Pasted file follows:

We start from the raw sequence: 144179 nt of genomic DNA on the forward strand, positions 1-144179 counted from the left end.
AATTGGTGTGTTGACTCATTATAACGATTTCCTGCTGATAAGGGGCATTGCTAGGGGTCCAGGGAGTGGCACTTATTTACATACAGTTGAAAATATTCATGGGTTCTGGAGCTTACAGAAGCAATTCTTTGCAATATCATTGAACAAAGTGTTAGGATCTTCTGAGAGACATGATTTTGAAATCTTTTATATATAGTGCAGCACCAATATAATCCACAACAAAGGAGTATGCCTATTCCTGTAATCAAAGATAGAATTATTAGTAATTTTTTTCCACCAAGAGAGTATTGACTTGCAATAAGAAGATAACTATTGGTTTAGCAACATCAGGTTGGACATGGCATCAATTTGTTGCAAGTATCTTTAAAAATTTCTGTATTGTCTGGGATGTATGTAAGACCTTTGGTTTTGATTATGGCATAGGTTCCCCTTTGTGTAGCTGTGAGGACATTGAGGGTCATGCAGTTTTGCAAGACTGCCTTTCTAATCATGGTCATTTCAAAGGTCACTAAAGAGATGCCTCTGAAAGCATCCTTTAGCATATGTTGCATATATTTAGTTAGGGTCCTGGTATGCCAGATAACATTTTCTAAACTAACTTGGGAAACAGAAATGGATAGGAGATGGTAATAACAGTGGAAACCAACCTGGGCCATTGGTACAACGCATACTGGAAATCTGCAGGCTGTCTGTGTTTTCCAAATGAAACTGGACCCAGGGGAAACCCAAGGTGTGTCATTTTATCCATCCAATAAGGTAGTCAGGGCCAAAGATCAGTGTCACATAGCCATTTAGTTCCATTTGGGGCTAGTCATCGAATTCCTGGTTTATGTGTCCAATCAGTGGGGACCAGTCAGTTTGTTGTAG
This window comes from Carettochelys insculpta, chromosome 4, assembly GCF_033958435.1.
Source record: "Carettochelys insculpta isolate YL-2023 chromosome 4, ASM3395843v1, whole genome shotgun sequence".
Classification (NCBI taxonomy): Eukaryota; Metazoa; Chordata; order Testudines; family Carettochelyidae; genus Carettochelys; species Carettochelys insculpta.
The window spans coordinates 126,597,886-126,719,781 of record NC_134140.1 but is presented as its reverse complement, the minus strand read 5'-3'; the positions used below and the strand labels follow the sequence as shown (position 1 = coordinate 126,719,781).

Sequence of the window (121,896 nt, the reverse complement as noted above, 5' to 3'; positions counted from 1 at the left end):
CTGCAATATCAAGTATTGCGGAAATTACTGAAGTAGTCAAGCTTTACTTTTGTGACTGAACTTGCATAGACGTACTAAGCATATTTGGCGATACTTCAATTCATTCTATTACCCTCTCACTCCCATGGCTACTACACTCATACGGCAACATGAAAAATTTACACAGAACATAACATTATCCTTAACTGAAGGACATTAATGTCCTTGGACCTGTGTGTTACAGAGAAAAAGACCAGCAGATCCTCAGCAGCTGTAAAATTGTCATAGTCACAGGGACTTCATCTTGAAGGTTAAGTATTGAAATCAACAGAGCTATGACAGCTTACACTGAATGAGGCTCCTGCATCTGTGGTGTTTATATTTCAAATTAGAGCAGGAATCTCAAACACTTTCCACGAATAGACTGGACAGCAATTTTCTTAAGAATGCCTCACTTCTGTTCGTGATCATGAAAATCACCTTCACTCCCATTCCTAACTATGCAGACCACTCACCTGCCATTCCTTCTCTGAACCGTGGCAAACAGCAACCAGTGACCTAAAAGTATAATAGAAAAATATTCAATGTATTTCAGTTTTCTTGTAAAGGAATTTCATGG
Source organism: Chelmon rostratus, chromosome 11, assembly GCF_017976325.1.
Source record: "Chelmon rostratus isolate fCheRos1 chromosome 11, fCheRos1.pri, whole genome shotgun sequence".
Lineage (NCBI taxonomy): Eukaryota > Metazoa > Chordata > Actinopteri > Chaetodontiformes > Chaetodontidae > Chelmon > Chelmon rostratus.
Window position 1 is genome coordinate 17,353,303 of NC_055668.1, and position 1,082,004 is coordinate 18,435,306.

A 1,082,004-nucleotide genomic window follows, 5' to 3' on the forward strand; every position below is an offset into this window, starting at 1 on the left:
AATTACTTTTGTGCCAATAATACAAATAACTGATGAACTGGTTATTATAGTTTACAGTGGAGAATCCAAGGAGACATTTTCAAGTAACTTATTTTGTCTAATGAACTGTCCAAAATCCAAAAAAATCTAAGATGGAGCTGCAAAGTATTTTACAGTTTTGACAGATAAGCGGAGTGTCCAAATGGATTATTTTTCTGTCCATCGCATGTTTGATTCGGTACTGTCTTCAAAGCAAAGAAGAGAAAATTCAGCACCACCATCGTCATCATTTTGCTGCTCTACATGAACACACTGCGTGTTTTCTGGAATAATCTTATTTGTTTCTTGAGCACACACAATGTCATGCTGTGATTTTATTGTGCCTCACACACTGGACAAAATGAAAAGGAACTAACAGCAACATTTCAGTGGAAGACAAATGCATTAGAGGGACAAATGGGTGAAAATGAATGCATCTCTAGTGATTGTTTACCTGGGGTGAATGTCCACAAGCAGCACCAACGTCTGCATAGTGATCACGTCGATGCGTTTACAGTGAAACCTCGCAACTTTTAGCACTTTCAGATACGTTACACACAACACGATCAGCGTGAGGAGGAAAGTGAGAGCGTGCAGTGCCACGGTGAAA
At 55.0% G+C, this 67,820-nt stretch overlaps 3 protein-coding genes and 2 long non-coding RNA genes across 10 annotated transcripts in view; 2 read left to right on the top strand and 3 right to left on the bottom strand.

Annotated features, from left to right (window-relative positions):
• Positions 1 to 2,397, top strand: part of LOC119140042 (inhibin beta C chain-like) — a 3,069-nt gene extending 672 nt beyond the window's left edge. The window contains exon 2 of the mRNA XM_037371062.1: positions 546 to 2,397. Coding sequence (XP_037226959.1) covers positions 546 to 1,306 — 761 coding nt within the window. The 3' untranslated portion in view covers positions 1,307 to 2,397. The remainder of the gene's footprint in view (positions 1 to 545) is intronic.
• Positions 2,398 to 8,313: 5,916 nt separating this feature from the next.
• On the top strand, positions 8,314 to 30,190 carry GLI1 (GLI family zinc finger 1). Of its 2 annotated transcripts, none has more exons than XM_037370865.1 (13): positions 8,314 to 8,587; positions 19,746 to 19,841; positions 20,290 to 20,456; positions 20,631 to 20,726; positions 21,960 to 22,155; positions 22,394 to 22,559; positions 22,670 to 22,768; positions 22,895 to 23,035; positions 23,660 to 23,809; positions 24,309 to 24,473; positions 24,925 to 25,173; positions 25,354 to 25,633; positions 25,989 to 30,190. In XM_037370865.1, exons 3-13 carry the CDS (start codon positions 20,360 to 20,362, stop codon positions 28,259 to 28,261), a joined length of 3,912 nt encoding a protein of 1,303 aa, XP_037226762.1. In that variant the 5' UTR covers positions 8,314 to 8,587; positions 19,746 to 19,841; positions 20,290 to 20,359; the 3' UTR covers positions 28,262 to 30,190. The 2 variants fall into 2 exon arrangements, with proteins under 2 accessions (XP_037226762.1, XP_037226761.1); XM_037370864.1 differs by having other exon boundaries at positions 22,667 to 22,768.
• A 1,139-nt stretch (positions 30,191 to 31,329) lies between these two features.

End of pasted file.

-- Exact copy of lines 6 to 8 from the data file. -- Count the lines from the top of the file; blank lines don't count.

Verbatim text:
The window spans coordinates 126,597,886-126,719,781 of record NC_134140.1 but is presented as its reverse complement, the minus strand read 5'-3'; the positions used below and the strand labels follow the sequence as shown (position 1 = coordinate 126,719,781).

Sequence of the window (121,896 nt, the reverse complement as noted above, 5' to 3'; positions counted from 1 at the left end):
CTGCAATATCAAGTATTGCGGAAATTACTGAAGTAGTCAAGCTTTACTTTTGTGACTGAACTTGCATAGACGTACTAAGCATATTTGGCGATACTTCAATTCATTCTATTACCCTCTCACTCCCATGGCTACTACACTCATACGGCAACATGAAAAATTTACACAGAACATAACATTATCCTTAACTGAAGGACATTAATGTCCTTGGACCTGTGTGTTACAGAGAAAAAGACCAGCAGATCCTCAGCAGCTGTAAAATTGTCATAGTCACAGGGACTTCATCTTGAAGGTTAAGTATTGAAATCAACAGAGCTATGACAGCTTACACTGAATGAGGCTCCTGCATCTGTGGTGTTTATATTTCAAATTAGAGCAGGAATCTCAAACACTTTCCACGAATAGACTGGACAGCAATTTTCTTAAGAATGCCTCACTTCTGTTCGTGATCATGAAAATCACCTTCACTCCCATTCCTAACTATGCAGACCACTCACCTGCCATTCCTTCTCTGAACCGTGGCAAACAGCAACCAGTGACCTAAAAGTATAATAGAAAAATATTCAATGTATTTCAGTTTTCTTGTAAAGGAATTTCATGG